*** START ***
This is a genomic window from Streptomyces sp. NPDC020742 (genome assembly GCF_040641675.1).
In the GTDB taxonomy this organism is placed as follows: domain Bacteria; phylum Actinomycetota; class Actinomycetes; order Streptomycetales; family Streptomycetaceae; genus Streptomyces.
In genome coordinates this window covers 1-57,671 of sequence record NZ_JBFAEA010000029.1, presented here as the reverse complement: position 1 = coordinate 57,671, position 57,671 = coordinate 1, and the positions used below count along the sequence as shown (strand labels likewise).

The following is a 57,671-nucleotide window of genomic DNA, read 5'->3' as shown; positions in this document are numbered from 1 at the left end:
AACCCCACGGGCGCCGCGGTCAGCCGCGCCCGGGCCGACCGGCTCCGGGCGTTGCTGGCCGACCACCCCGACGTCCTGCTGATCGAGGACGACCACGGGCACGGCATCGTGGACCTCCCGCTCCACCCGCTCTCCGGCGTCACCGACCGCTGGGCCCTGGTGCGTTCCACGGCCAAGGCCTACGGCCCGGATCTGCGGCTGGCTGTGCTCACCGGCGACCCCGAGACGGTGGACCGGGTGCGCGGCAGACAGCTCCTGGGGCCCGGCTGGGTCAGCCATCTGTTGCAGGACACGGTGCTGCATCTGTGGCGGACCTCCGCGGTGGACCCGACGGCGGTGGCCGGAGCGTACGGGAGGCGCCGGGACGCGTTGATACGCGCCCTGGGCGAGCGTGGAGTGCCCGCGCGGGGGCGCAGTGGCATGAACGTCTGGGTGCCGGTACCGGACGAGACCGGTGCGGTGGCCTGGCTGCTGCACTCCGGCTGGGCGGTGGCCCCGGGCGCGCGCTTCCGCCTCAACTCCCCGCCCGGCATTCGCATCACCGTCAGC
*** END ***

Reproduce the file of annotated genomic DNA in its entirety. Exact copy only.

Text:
This is a genomic window from Streptomyces sp. NPDC020742 (genome assembly GCF_040641675.1).
In the GTDB taxonomy this organism is placed as follows: domain Bacteria; phylum Actinomycetota; class Actinomycetes; order Streptomycetales; family Streptomycetaceae; genus Streptomyces.
In genome coordinates this window covers 1-57,671 of sequence record NZ_JBFAEA010000029.1, presented here as the reverse complement: position 1 = coordinate 57,671, position 57,671 = coordinate 1, and the positions used below count along the sequence as shown (strand labels likewise).

The following is a 57,671-nucleotide window of genomic DNA, read 5'->3' as shown; positions in this document are numbered from 1 at the left end:
AACCCCACGGGCGCCGCGGTCAGCCGCGCCCGGGCCGACCGGCTCCGGGCGTTGCTGGCCGACCACCCCGACGTCCTGCTGATCGAGGACGACCACGGGCACGGCATCGTGGACCTCCCGCTCCACCCGCTCTCCGGCGTCACCGACCGCTGGGCCCTGGTGCGTTCCACGGCCAAGGCCTACGGCCCGGATCTGCGGCTGGCTGTGCTCACCGGCGACCCCGAGACGGTGGACCGGGTGCGCGGCAGACAGCTCCTGGGGCCCGGCTGGGTCAGCCATCTGTTGCAGGACACGGTGCTGCATCTGTGGCGGACCTCCGCGGTGGACCCGACGGCGGTGGCCGGAGCGTACGGGAGGCGCCGGGACGCGTTGATACGCGCCCTGGGCGAGCGTGGAGTGCCCGCGCGGGGGCGCAGTGGCATGAACGTCTGGGTGCCGGTACCGGACGAGACCGGTGCGGTGGCCTGGCTGCTGCACTCCGGCTGGGCGGTGGCCCCGGGCGCGCGCTTCCGCCTCAACTCCCCGCCCGGCATTCGCATCACCGTCAGC